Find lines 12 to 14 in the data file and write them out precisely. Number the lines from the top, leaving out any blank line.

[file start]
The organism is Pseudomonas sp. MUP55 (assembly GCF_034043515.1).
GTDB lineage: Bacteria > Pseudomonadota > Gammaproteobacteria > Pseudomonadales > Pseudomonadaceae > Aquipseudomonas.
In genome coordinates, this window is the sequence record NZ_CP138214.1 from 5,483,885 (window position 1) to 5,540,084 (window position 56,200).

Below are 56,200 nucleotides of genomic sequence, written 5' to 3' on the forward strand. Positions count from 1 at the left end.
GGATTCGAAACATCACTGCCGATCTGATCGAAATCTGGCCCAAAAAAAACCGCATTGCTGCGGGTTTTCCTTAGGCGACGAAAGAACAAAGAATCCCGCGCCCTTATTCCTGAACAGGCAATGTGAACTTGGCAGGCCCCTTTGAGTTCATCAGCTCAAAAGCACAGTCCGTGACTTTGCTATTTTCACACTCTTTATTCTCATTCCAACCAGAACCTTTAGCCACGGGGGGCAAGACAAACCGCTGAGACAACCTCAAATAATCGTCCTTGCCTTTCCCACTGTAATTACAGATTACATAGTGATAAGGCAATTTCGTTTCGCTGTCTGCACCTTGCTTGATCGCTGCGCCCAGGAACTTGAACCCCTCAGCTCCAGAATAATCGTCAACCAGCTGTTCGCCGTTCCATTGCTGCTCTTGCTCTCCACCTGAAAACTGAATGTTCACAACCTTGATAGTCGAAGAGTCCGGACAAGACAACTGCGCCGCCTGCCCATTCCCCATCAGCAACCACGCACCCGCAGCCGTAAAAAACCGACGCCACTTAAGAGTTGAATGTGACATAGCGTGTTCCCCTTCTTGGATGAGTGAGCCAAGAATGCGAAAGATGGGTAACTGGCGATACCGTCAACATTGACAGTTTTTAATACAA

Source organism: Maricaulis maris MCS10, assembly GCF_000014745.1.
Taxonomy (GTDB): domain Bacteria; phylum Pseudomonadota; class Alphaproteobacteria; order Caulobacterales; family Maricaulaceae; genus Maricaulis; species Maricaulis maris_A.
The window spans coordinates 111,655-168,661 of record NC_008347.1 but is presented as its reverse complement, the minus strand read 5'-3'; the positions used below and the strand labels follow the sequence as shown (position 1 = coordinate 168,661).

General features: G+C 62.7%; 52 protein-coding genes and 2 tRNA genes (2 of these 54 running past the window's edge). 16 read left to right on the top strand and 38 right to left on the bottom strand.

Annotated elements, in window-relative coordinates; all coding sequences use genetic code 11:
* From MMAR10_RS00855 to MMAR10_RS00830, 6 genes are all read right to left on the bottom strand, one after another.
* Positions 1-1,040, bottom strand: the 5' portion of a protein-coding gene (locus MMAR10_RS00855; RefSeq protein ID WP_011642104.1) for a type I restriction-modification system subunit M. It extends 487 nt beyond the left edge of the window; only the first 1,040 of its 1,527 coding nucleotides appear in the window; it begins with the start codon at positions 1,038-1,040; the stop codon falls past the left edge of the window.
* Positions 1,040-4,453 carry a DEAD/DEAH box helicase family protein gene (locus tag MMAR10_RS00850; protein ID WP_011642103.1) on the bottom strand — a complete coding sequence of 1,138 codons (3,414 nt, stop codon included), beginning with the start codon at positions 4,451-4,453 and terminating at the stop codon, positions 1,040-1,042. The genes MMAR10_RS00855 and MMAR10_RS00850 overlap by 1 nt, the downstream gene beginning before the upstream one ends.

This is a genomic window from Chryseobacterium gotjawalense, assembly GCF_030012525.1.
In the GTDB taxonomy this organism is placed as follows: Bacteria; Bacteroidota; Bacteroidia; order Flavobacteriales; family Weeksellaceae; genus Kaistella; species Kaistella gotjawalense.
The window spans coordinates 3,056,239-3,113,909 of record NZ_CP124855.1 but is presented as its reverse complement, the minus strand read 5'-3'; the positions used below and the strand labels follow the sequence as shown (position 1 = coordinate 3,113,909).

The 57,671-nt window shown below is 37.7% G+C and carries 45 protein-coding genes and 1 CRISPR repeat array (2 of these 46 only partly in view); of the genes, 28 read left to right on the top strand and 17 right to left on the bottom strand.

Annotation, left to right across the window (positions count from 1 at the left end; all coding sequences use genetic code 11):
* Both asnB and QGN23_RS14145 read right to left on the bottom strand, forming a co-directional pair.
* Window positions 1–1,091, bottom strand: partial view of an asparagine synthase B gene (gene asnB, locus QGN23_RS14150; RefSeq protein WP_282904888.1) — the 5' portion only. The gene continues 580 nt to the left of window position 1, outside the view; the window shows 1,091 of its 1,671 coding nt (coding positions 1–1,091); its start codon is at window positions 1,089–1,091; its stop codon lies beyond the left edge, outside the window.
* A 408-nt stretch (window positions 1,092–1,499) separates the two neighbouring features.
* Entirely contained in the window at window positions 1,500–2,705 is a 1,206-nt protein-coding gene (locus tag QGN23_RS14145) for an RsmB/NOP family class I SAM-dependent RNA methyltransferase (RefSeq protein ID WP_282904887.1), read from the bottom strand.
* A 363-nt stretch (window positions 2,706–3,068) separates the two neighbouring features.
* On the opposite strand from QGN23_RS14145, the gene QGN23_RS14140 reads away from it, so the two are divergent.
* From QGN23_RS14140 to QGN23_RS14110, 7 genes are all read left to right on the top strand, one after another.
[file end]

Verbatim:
* Positions 1-1,040, bottom strand: the 5' portion of a protein-coding gene (locus MMAR10_RS00855; RefSeq protein ID WP_011642104.1) for a type I restriction-modification system subunit M. It extends 487 nt beyond the left edge of the window; only the first 1,040 of its 1,527 coding nucleotides appear in the window; it begins with the start codon at positions 1,038-1,040; the stop codon falls past the left edge of the window.
* Positions 1,040-4,453 carry a DEAD/DEAH box helicase family protein gene (locus tag MMAR10_RS00850; protein ID WP_011642103.1) on the bottom strand — a complete coding sequence of 1,138 codons (3,414 nt, stop codon included), beginning with the start codon at positions 4,451-4,453 and terminating at the stop codon, positions 1,040-1,042. The genes MMAR10_RS00855 and MMAR10_RS00850 overlap by 1 nt, the downstream gene beginning before the upstream one ends.

This is a genomic window from Chryseobacterium gotjawalense, assembly GCF_030012525.1.